To better understand one possibility, one needs to think back to last fall. It was a time when the landfill made headlines for engulfing the area in a horrid rotten egg smell.
Complaints began to flood the offices of the Department of Environmental Management last fall. It was an all hands on deck moment. The DEM recommended the landfill facility to take numerous steps to fix the odor problem. The House even formed a special commission to investigate ways to end the smell, too. It was led by Representative Stephen Ucci of Johnston. In a statehouse release he said quote, "We should leave no stone unturned as we look for a solution to this problem."
The landfill facility cooperated with the requests. The Chief of the Office of Compliance and Inspection at DEM, David Chopy, says there were numerous theories for the cause of the smell.
"Basically, it came down to two: inadequate cover material and inadequate gas collection."
During the height of the smell, the landfill facility had additional wells drilled to help remove methane gas. Both the DEM and the landfill facility say the existing wells had been flooded with water, allowing excess gas to escape and contributed to that awful smell. In addition to strengthening these gas collection systems, the DEM advised an immediate stop to the use of construction and demolition debris as cover material. David Chopy explains the reasoning behind that order.
"Now the problem that we have or could have with construction/demolition debris is that some of the construction/demolition debris has wallboard in it," he says. "Wallboard is gypsum material and it's organic. So when you put it in the landfill and it gets exposed to rain the bacteria starts to break down and it starts to give off sulfur. And that's the rotten egg smell that people complain about."
Chopy adds the landfill had processed wallboard for years without any problems. But the DEM wanted to eliminate all possible sources for the smell. The landfill's Sarah Kite, though, is adamant the gas was the main culprit for the smell, adding the cover material, including the glass, had little to do with it.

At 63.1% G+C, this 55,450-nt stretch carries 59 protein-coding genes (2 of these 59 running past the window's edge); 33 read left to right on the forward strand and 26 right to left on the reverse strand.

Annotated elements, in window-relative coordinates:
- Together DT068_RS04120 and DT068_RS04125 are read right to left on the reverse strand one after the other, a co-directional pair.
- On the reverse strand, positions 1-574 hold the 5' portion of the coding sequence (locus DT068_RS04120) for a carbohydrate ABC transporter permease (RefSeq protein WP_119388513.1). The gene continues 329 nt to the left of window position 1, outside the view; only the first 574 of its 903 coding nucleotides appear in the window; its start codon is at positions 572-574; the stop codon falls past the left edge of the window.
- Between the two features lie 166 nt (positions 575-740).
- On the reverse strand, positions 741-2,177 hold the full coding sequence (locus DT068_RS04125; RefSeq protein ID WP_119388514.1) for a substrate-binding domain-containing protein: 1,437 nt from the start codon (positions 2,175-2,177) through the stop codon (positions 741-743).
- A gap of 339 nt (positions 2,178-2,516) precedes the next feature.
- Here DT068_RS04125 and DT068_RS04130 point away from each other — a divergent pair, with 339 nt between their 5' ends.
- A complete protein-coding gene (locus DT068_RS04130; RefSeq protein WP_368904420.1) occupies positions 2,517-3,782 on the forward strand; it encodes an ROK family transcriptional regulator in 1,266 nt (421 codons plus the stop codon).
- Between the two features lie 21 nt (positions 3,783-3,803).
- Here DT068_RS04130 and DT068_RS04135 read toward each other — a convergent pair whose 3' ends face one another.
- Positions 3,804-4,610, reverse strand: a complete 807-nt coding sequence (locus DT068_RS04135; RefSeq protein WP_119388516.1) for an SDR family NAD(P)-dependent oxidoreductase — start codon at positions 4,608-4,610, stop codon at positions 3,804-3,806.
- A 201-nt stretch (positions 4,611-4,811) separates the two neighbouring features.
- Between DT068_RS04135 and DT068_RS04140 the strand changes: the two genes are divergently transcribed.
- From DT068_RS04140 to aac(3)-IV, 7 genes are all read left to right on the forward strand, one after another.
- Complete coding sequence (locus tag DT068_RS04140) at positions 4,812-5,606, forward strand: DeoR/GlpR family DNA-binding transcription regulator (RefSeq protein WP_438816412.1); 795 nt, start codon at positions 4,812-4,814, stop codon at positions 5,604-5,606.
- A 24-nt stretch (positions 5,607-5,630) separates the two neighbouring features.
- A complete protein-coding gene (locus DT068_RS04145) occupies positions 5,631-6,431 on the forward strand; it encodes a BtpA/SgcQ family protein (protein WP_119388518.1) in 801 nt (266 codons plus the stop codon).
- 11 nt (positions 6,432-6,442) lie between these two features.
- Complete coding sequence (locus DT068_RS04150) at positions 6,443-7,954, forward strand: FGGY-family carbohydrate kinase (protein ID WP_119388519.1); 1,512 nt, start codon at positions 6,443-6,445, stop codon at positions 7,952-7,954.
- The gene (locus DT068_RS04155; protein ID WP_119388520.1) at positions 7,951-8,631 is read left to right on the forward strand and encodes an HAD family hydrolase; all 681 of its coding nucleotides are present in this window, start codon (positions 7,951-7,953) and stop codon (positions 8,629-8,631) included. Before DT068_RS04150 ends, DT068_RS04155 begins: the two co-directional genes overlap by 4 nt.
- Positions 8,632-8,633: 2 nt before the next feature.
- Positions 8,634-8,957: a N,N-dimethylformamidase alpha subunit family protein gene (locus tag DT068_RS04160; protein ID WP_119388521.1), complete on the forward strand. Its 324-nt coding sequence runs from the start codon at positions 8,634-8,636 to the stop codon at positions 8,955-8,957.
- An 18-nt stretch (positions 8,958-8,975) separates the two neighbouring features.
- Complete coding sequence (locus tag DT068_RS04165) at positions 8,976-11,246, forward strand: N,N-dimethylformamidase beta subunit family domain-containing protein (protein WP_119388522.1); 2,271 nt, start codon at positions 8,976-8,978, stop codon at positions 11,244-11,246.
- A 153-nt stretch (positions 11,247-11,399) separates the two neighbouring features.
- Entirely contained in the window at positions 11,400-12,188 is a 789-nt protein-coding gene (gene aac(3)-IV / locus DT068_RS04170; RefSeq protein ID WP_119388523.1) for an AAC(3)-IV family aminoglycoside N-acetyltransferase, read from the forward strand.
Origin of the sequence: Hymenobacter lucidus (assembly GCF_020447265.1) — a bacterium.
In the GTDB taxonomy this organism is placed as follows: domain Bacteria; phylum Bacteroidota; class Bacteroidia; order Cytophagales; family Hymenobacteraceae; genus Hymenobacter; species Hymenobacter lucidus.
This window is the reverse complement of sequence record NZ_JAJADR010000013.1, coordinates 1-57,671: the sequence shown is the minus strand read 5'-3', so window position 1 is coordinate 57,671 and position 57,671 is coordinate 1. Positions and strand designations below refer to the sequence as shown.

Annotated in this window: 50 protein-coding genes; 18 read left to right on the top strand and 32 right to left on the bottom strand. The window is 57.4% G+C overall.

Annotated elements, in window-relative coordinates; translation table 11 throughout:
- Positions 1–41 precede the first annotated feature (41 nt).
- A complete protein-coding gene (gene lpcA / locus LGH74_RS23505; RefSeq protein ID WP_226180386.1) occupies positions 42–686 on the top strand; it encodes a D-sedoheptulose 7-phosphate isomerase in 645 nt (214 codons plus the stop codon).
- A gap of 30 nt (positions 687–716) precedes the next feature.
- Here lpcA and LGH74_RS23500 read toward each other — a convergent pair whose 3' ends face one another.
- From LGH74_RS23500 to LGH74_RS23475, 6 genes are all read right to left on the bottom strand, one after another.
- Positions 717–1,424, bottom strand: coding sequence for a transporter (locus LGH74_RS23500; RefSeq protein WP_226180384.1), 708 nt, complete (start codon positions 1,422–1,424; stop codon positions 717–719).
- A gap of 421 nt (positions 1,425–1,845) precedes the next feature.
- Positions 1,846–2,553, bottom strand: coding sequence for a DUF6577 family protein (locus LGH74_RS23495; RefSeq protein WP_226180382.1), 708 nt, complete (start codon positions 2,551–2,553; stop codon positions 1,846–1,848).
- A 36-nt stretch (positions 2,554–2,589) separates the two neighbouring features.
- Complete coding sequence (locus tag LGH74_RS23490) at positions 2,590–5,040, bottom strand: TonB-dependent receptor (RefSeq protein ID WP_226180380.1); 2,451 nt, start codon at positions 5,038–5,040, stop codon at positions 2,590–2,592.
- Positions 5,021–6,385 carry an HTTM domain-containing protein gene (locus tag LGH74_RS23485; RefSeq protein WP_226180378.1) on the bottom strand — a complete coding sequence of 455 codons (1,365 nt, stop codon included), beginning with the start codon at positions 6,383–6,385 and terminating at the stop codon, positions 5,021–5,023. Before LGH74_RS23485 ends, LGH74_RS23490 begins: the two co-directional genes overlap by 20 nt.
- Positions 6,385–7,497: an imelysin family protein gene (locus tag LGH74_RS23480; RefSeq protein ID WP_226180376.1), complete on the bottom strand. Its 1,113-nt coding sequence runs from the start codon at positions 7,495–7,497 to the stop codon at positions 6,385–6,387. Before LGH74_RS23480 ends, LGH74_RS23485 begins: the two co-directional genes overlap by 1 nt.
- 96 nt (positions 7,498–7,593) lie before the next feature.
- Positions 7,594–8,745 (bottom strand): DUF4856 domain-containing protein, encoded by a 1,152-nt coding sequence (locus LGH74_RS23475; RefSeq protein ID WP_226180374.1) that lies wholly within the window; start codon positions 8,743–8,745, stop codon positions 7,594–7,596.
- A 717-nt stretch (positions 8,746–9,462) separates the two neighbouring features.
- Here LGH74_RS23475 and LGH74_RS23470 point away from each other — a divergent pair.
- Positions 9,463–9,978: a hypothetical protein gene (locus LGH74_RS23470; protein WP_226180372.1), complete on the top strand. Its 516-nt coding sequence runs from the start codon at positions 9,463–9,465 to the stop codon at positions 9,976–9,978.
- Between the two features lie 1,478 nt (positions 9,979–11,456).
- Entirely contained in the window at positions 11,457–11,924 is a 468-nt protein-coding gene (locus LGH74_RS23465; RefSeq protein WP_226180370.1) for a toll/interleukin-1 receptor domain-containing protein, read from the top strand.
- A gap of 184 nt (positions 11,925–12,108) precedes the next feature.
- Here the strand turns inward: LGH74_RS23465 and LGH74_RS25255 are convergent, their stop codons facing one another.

"There was a perception that the smells were caused by the use of construction and demolition debris as cover material. It simply wasn't the case," says Kite. "We'd been using the material as part of our cover for nearly ten years, with really no issues, at all."
Central Landfill began to cover the garbage with gravel and posi-shell, a spray-on material--sorta like cement slurry--that provides an instant seal. Kite says there was an agreement to reevaluate the situation in six months to a year. By March of 2012, the DEM says the rotten egg smell went away.
So what does all this have to do with glass?
Well, here's where it gets interesting. On May 23, 2012, an amendment was introduced to the House Environment and Natural Resources Committee. Its main sponsor was Representative Stephen Ucci of Johnston. The same guy who wanted no stone left unturned. The amendment would make it unlawful to use construction or demolition debris as cover material at any facility operated by the landfill facility. It listed off specific items contained in the debris like drywall and roofing shingles. But buried at the very bottom of the list were two additional words: "and glass."
The inclusion puzzles the folks at the landfill facility and the DEM.
David Chopy says, "No. No. There's no reason to stop using glass for odor reasons."
I tried numerous times to reach Representative Ucci to talk about the legislation. Again, he was the point man on the odor problems at Central Landfill. But this is all I got:
(Message) "You have reached Stepehn Ucci. Please leave your name and number at the tone. Thank you."
The legislation traveled to the House Finance committee on June 11, 2012. It passed the House the next day. And then it passed the Senate in concurrence the day after that. The bill became law on June 28th, 2012, about a month after its introduction, and without the Governor's signature. Kite says it will cost anywhere from $2 to $8 million dollars per year in additional costs to continue using the gravel and posi-shell as cover material. And adding to that frustration are those two words left in the bill, words that are now law.
"The, "and glass," is not being able to have another use for glass," she says. "And it's very difficult for people to want to be able to recycle their glass thinking it's going to have another purpose, now realizing it's just going into the landfill. So what are they going to think? They're going to think, "Why should I bother putting it into my bin?"
The landfill is in negotiations with Strategic Materials, the Massachusetts recycler, to accept the glass. But until that happens, all that glass you put into your recycling bins will be treated like any other piece of garbage.